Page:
Transformation of Vascular Endothelial Cells into Multipotent Stem-Like Cells: Role of the Activin-Like Kinase 2 Receptor

  • Damian Medici
  • Bjorn R. Olsen
Part of the Stem Cells and Cancer Stem Cells book series (STEM, volume 8)


Vascular endothelial cells demonstrate remarkable plasticity and differentiate into other cell types during embryonic development and disease progression. This occurs through a process known as endothelial-mesenchymal transition (EndMT) in which endothelial cells acquire properties of mesenchymal stem cells, including multipotency. In this chapter, we will discuss current evidence of EndMT and its contribution to the generation of stem cell phenotype. We will describe the role of EndMT in generating fibroblasts or myofibroblasts in cardiac development, cancer and fibrosis, as well as EndMT-dependent formation of heterotopic bone. Finally, we will discuss the biochemical signaling mechanisms that control EndMT and strategies to inhibit this change in cellular phenotype.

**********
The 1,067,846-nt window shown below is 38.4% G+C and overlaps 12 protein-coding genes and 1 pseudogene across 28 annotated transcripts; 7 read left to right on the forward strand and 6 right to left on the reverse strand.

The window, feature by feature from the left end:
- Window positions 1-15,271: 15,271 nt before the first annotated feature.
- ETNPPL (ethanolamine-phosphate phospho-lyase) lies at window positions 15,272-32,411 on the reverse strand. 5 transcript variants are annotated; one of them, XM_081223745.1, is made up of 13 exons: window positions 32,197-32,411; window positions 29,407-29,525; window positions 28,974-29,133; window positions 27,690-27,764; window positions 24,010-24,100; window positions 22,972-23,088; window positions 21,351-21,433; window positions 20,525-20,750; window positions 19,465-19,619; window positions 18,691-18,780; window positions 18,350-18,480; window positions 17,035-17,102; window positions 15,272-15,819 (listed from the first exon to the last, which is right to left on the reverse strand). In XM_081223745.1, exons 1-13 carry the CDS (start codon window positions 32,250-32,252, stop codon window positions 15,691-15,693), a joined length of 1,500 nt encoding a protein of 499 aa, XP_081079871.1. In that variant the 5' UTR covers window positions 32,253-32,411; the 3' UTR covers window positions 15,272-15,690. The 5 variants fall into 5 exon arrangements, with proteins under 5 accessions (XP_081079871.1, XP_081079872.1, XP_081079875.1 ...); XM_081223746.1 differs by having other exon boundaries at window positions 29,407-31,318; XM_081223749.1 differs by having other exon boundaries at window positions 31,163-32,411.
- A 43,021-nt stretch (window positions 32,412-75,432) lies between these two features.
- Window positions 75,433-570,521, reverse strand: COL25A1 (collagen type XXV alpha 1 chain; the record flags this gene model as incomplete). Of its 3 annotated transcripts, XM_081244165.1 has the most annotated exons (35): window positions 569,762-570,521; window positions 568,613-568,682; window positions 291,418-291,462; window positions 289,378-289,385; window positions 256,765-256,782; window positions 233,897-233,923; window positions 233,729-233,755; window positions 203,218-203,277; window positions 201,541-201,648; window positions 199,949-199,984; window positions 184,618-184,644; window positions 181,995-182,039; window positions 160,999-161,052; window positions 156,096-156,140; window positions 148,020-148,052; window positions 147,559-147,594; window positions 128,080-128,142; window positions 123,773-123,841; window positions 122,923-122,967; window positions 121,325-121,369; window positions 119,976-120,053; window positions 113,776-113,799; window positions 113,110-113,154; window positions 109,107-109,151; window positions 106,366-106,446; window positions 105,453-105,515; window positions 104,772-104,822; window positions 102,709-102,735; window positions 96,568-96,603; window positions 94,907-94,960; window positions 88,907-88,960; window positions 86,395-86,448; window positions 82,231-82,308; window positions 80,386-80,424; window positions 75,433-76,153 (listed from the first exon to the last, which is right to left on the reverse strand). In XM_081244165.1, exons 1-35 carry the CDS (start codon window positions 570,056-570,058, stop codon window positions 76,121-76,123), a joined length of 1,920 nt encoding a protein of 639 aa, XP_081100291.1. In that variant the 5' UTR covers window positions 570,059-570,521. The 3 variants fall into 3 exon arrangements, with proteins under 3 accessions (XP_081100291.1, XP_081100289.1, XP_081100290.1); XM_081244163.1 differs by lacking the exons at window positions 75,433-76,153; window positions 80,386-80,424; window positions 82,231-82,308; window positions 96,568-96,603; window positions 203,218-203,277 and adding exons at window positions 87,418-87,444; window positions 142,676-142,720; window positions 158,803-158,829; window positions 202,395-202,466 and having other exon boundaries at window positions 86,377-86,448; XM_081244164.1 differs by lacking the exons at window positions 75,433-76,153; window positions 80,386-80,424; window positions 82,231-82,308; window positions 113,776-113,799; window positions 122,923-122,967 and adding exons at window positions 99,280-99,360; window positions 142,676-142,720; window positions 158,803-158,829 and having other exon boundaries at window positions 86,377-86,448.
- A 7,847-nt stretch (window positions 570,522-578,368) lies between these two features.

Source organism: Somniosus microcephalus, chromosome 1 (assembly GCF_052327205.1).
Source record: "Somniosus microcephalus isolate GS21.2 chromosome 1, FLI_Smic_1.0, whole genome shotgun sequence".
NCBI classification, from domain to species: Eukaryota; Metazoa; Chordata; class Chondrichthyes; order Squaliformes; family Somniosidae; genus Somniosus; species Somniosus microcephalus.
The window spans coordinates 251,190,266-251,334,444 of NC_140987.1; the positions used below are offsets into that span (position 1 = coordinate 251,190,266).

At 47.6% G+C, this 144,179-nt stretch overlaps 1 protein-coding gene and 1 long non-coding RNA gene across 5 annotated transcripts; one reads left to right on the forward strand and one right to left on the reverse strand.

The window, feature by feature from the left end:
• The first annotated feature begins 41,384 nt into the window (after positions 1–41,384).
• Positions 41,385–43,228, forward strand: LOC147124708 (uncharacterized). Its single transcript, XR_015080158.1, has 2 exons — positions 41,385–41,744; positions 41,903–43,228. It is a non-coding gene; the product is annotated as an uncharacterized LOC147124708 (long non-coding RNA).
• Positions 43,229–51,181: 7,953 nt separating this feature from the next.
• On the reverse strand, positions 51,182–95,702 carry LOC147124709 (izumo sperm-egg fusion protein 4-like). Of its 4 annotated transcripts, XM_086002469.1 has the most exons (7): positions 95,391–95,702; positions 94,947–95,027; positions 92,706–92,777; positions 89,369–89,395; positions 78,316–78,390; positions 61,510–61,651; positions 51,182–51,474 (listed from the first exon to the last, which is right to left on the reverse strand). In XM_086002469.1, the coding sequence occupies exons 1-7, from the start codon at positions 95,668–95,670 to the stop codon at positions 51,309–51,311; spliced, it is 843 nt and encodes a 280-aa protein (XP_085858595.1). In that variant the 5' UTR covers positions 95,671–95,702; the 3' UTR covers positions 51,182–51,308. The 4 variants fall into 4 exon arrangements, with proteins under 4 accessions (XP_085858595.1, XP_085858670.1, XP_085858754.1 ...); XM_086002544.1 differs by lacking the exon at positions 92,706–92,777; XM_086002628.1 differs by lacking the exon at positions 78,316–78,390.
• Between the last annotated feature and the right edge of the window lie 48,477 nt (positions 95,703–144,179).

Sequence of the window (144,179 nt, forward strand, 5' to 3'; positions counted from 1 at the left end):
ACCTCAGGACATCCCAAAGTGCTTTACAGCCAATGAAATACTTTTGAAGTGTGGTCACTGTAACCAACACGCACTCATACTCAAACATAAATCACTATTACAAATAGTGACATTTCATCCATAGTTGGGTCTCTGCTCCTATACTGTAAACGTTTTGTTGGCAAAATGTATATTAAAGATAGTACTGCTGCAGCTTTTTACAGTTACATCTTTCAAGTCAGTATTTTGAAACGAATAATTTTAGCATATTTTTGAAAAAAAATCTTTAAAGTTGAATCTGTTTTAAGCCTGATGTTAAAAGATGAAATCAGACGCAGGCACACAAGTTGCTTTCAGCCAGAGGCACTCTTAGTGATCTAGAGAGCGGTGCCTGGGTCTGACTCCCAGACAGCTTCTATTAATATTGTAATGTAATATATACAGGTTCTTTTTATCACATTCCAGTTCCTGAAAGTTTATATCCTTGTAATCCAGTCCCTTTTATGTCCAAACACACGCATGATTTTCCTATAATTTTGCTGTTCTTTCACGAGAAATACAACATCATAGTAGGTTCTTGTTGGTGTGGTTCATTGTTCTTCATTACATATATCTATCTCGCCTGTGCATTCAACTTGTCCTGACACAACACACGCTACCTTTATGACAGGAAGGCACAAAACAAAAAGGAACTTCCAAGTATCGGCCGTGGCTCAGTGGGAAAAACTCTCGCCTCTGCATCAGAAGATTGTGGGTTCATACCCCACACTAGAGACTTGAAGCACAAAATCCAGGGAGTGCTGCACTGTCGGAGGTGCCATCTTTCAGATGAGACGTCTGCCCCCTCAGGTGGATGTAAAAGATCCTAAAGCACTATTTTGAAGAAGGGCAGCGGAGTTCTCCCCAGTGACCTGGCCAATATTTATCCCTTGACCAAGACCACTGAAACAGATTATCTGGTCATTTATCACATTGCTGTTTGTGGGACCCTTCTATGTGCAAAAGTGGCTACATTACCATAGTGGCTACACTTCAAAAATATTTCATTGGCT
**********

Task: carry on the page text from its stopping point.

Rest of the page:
Vascular Endothelial Growth Factor Polylactic Acid Enhanced Green Fluorescent Protein Heterotopic Ossification Mural Cell 
These keywords were added by machine and not by the authors. This process is experimental and the keywords may be updated as the learning algorithm improves.


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Copyright information

© Springer Science+Business Media Dordrecht 2012

Authors and Affiliations

  1. 1.Department of MedicineHarvard Medical SchoolBostonUSA
  2. 2.Department of Developmental BiologyHarvard School of Dental MedicineBostonUSA

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